JS shows that the discipline founded by Winkelmann, 18th century, saw Athenian nakedness as bodily perfection crowned by the head expressing the unifying mind, in order eventually, inspired by Taylor, 19th century, to view Spartan nakedness as bodily perfection corrupted by the head expressing an immature discrepancy in the mind. The Athenian is a paragon, the eternal aesthetic ideal. The Spartan is an anthropological icon, a primitive and bygone otherness. As JS points out, people took an interest in the classical antiquity long before Winkelmann, but we gather that this interest is a pre-disciplinary one – antiquity as a toolbox.
JS’s argument doesn’t seek to establish a three-step additive typology: toolbox → universal ideal → cultural stage – adding up to ‘Us in history’ and JS is thus not interested in building a Polanyian typology: reciprocity → redistribution → market – adding up to ‘Us in economy’. Instead he turns around and tells us that the strength of his analysis is in the mind of his more or less educated (West European) reader who has been trained to think in dichotomies and polarization when it comes to analysis – also of history.
In the last section therefore JS turns to the concept of ‘blending’ – Äkta blandningar—(True blends) and argues that the new understanding of culture is dynamic, deliberately blending the seemingly well-defined and static aesthetic and anthropological categories. Concepts such as ‘nakedness’, and ‘body’, once con(s)t(r)ained in two well-defined categories, blend and become the sign of dynamism in culture, and dynamics thus an integral part of culture. The actual physical body, denoted by the word ‘body’, blends with the connotations of its own contextuality, i.e. the wider meaning of the word, and thus the body changes because we must perceive it differently.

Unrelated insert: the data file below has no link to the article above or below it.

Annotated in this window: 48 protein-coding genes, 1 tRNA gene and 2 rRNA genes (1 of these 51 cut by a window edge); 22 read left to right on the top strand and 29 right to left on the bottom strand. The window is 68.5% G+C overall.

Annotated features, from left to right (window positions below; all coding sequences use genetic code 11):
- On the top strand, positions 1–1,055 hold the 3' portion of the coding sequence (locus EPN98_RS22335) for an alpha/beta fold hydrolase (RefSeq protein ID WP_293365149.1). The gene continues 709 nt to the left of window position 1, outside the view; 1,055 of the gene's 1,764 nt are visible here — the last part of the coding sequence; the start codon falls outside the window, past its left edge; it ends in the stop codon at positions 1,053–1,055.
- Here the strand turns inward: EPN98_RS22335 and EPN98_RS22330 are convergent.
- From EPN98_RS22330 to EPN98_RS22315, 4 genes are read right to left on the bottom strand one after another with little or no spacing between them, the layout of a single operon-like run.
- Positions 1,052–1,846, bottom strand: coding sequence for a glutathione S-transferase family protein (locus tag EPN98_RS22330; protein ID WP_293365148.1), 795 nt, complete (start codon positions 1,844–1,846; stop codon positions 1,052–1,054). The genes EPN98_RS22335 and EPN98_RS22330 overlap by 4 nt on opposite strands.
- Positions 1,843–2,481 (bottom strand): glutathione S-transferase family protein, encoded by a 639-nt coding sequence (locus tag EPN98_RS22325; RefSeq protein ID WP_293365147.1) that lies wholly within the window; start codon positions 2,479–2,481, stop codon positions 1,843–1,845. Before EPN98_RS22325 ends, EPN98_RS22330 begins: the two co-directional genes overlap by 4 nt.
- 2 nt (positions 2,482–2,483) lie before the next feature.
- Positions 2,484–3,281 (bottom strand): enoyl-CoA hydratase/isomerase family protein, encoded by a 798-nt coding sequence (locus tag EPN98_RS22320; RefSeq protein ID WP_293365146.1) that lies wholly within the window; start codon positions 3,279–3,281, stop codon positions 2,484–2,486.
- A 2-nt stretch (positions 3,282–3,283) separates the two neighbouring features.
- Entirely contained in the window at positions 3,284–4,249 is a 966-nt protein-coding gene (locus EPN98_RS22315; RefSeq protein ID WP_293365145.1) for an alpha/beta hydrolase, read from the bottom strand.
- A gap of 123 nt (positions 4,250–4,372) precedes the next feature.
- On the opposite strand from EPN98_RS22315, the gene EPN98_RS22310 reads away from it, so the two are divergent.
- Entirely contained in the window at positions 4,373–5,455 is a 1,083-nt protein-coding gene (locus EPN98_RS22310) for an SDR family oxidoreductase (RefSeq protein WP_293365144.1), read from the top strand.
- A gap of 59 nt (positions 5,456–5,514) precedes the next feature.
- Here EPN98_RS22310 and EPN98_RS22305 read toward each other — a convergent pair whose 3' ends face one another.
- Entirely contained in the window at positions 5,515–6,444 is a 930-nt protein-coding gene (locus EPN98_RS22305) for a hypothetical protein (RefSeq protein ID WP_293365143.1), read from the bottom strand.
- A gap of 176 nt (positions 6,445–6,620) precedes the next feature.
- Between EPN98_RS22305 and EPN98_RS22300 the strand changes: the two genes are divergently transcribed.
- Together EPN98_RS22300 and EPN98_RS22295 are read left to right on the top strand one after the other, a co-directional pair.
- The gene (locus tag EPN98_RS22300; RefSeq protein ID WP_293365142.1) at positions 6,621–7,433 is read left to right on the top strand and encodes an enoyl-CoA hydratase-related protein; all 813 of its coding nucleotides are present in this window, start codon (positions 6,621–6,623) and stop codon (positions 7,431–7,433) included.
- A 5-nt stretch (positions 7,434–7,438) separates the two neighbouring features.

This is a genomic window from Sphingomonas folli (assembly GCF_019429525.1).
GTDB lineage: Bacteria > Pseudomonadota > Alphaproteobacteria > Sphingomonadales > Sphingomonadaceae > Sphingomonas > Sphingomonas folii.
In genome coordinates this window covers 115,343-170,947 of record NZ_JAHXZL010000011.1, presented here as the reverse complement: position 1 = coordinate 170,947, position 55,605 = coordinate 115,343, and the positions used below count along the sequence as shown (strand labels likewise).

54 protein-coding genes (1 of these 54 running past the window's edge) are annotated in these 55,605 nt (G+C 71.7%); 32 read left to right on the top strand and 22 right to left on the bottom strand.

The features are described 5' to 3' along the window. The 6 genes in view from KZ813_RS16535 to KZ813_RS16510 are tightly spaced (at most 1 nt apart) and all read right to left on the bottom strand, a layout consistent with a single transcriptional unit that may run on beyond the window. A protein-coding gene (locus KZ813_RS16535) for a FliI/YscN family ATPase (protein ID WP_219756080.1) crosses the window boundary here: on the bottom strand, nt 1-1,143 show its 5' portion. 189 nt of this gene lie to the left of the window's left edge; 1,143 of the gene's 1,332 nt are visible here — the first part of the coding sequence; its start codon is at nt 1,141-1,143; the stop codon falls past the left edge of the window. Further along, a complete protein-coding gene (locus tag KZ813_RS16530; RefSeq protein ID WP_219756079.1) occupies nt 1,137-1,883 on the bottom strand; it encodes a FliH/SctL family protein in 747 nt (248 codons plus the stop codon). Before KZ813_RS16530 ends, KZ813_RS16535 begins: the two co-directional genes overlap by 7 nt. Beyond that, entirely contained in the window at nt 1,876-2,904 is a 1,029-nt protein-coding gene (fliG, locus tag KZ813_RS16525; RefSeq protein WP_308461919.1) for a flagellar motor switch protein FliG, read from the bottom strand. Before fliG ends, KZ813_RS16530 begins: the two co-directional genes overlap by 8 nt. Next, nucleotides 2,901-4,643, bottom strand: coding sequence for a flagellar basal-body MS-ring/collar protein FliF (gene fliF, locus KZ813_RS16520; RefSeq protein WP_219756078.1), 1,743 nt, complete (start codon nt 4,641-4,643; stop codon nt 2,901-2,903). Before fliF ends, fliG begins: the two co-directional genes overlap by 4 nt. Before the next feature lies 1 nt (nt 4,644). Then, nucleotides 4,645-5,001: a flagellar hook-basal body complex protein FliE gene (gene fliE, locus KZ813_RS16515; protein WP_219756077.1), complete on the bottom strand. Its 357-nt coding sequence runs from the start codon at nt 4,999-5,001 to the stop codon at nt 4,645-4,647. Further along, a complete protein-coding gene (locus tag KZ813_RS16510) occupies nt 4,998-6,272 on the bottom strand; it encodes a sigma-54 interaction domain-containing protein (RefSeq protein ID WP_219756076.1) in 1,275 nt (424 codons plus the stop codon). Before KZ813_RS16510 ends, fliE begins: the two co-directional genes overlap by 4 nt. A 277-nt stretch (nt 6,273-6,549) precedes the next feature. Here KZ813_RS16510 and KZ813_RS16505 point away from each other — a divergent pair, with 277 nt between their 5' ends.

Makes a reader think!
By and large, or vaguely, modern majority cultures are aware of the pattern sketched by JS, but nevertheless the toolbox is often used naïvely, the aesthetic ideals die hard, and most likely we evolve. Today, oddly enough, this predicament in majority cultures come to the fore in a didactic conviction which stipulates that those cultures which the majority finds it appropriate to point out as indigenous and thus threatened, must still use some of the tools in the original box, adhere to their ancient aesthetic ideals and follow in the footsteps of the majority when evolving.
If an indigenous people do not understand this, i.e. if it doesn’t understand itself in history, then its members may become like the Greeks in the 18th century, who didn’t understand because they were uprooted by the Orthodox Church and Turkocracy. The Greek had lost their original heritage, but we gave it back to them because it happened to be ours too. Something we understood to be the case when, by means of enlightenment, we started to liberate ourselves in the 18th century. As soon as the majority culture had defined the Greek as indigenous we could help them.
The Greek were our first indigenous people – defined by the majority as a pitiful European minority.